In Brief: Assigning goodwill along with the assignment of a trademark isn’t form over substance.

Here’s What Happened.  For the Mother Cluckers trademark saga, we need a little background about goodwill. A trademark establishes a connection between the owner’s goods and services and the consumer. That connection is the goodwill in the trademark. In order to be effective, a trademark assignment requires the assignment of the goodwill attached to it. 

And now for the Mother Cluckers trademark saga. The procedural history is a little complicated. Pass Restaurant Group operated a Mother Cluckers Restaurant in Mississippi. Pass registered the trademark. About 3 years later, Nextbite Brands LLC filed an application to register Mother Clucker (without the “s”). Nextbite also filed a cancellation proceeding against Pass alleging that Pass is no longer using the trademark. A few days later, Pass assigned the Mother Cluckers registered trademark to Hot ‘N Sweet Concepts LLC. Hot ‘N Sweet then filed a trademark infringement suit against Nextbite. Hot ‘N Sweet and Nextbite settled almost immediately.

The problem with Hot ‘N Sweet’s trademark is whether Pass actually assigned the goodwill in the trademark to Hot ‘N Sweet. Here are the facts that might make that a problem: (1) Pass’ logo is completely different from Hot ‘N Sweet’s (see picture); (2) Their menus are completely different; (3) Pass’ restaurant was located over 800 miles away from Hot ‘N Sweet’s Missouri location and even was even further away from Hot ‘N Sweet’s Oklahoma City location; (4) The appearance of the restaurants was completely different; and (5) If Nextbite’s allegations were true and Pass was no longer operating, there was no goodwill for Pass to assign to Hot ‘N Sweet.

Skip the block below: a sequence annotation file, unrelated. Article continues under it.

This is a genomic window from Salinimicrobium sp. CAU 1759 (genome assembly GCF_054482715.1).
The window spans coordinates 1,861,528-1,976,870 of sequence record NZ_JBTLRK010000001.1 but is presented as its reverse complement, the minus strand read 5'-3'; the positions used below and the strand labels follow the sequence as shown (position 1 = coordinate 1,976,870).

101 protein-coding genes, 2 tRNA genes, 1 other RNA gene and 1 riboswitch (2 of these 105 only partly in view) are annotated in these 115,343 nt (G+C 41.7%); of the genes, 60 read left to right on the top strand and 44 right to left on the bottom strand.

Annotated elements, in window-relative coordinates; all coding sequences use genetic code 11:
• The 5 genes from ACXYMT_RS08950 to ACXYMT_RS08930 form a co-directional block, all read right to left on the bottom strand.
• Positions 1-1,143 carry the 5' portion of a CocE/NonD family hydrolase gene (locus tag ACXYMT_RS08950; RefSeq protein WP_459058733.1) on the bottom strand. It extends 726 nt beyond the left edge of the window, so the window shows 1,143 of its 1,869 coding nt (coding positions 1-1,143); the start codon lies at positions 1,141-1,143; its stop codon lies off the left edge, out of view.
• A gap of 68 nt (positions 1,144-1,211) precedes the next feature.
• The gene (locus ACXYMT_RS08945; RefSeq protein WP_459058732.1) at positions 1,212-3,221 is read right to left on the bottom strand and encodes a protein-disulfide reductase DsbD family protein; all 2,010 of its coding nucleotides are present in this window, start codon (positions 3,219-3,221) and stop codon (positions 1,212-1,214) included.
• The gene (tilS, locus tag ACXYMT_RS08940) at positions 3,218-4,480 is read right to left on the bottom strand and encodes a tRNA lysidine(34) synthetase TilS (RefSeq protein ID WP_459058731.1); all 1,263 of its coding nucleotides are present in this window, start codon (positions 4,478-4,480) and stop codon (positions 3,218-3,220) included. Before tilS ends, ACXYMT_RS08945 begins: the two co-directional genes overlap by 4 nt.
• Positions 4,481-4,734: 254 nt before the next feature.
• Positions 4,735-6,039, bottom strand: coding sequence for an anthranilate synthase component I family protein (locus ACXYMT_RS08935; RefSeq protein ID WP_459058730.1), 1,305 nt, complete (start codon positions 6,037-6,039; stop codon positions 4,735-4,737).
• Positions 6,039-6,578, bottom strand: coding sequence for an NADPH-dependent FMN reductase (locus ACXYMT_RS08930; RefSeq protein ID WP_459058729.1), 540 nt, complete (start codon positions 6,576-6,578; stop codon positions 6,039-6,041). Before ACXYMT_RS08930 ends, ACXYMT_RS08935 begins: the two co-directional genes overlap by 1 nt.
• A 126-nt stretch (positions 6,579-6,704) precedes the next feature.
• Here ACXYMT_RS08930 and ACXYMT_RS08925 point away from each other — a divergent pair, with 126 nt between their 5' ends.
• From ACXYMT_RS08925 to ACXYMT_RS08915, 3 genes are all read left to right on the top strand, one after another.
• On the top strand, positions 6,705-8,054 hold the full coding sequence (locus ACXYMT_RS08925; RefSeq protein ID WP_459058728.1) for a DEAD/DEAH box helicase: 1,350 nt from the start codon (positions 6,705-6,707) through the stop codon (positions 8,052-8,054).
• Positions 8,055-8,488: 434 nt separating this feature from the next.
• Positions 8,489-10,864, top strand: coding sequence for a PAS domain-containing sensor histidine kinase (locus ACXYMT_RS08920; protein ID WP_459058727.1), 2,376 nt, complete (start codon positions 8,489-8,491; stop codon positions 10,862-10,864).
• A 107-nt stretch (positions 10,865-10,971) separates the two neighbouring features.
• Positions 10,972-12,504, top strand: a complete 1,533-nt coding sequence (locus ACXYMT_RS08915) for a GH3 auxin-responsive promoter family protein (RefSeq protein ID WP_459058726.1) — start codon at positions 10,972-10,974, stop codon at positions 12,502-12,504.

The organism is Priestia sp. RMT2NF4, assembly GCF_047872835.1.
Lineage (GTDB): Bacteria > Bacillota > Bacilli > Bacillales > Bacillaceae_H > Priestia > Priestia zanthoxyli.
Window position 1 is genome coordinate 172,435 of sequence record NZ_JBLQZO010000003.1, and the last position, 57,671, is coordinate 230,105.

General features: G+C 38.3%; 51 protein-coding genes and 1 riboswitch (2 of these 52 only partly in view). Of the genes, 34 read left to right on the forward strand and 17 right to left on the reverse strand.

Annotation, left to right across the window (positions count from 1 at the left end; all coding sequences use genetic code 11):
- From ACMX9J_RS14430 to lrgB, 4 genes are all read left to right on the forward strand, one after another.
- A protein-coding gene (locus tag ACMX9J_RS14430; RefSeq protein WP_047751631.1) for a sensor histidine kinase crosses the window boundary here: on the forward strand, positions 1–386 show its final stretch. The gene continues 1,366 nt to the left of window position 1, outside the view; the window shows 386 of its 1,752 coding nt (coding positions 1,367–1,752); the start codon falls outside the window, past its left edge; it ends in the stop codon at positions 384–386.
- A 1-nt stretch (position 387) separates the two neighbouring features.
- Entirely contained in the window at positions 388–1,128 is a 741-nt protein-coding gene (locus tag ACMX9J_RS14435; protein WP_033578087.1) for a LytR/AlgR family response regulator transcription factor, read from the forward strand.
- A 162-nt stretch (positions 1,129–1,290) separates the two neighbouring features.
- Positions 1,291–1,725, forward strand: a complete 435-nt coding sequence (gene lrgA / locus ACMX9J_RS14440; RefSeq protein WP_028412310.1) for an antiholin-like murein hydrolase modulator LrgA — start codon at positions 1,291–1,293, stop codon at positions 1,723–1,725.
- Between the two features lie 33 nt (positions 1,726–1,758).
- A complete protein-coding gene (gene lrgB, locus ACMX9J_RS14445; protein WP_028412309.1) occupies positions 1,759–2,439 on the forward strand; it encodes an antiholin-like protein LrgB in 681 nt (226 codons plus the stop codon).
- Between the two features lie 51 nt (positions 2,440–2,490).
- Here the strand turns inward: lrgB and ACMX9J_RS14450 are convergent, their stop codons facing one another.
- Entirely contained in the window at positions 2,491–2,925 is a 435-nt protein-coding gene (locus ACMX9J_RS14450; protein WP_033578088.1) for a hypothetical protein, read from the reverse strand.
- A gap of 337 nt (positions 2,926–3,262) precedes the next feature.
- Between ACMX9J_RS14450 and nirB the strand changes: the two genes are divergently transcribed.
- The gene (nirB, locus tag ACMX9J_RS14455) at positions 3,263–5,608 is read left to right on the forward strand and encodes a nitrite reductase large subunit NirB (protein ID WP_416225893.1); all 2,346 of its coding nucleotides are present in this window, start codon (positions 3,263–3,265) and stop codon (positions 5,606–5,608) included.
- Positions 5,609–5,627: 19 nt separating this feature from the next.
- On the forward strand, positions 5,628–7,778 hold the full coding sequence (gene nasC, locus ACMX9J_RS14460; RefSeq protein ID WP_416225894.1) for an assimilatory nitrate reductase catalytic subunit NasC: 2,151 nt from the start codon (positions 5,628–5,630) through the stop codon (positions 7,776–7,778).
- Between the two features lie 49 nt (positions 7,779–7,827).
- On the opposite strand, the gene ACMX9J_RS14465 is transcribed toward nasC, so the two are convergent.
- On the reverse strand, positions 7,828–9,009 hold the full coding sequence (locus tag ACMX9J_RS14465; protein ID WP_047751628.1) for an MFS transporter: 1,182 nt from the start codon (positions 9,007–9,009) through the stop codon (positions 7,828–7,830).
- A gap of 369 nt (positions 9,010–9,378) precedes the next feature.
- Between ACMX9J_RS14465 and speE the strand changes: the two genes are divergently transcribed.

Why You Should Know This:  Goodwill is not just a perfunctory trademark side issue. So, let’s dig a little deeper on why Hot ‘N Sweet may not be able to rely on the assignment of Pass’ goodwill. If the logos, menus and restaurants look different, the consumer wouldn’t be able to connect Pass’ goods and services to Hot ‘N Sweet’s goods and services. The restaurants being so far from each other means that each restaurant isn’t targeting and serving the same group of consumers. And, the final issue would be the fatal blow. If Pass wasn’t operating, then Hot ‘N Sweet got a trademark ‘in gross’ which means ‘a nothing.’ Because the case was settled, these issues weren’t fully adjudicated.

As a side note, there appears to be a plethora of Mother Cluckers restaurants all over the US. They don’t all seem to be affiliated with each other. Obviously, this is a very popular name for a chicken restaurant.